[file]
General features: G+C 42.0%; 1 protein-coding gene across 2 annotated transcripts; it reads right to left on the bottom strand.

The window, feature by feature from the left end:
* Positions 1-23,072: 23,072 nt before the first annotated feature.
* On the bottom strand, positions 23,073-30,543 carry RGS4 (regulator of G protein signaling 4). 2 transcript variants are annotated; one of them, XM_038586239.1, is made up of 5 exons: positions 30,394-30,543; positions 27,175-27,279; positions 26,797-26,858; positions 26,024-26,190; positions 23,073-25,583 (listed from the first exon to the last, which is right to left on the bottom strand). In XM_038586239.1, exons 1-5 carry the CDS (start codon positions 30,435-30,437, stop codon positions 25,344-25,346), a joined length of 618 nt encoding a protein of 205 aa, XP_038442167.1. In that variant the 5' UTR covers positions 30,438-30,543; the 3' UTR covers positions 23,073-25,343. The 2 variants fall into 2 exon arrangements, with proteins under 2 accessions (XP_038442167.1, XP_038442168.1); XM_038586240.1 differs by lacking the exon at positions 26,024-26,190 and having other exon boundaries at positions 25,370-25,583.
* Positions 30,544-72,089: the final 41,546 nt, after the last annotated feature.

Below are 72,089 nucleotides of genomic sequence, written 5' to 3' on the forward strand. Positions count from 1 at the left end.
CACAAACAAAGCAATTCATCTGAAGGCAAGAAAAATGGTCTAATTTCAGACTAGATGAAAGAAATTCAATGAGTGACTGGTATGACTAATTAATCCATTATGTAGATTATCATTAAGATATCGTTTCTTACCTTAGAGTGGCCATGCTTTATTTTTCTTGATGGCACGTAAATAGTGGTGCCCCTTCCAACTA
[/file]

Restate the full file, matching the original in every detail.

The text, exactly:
General features: G+C 42.0%; 1 protein-coding gene across 2 annotated transcripts; it reads right to left on the bottom strand.

The window, feature by feature from the left end:
* Positions 1-23,072: 23,072 nt before the first annotated feature.
* On the bottom strand, positions 23,073-30,543 carry RGS4 (regulator of G protein signaling 4). 2 transcript variants are annotated; one of them, XM_038586239.1, is made up of 5 exons: positions 30,394-30,543; positions 27,175-27,279; positions 26,797-26,858; positions 26,024-26,190; positions 23,073-25,583 (listed from the first exon to the last, which is right to left on the bottom strand). In XM_038586239.1, exons 1-5 carry the CDS (start codon positions 30,435-30,437, stop codon positions 25,344-25,346), a joined length of 618 nt encoding a protein of 205 aa, XP_038442167.1. In that variant the 5' UTR covers positions 30,438-30,543; the 3' UTR covers positions 23,073-25,343. The 2 variants fall into 2 exon arrangements, with proteins under 2 accessions (XP_038442167.1, XP_038442168.1); XM_038586240.1 differs by lacking the exon at positions 26,024-26,190 and having other exon boundaries at positions 25,370-25,583.
* Positions 30,544-72,089: the final 41,546 nt, after the last annotated feature.

Below are 72,089 nucleotides of genomic sequence, written 5' to 3' on the forward strand. Positions count from 1 at the left end.
CACAAACAAAGCAATTCATCTGAAGGCAAGAAAAATGGTCTAATTTCAGACTAGATGAAAGAAATTCAATGAGTGACTGGTATGACTAATTAATCCATTATGTAGATTATCATTAAGATATCGTTTCTTACCTTAGAGTGGCCATGCTTTATTTTTCTTGATGGCACGTAAATAGTGGTGCCCCTTCCAACTA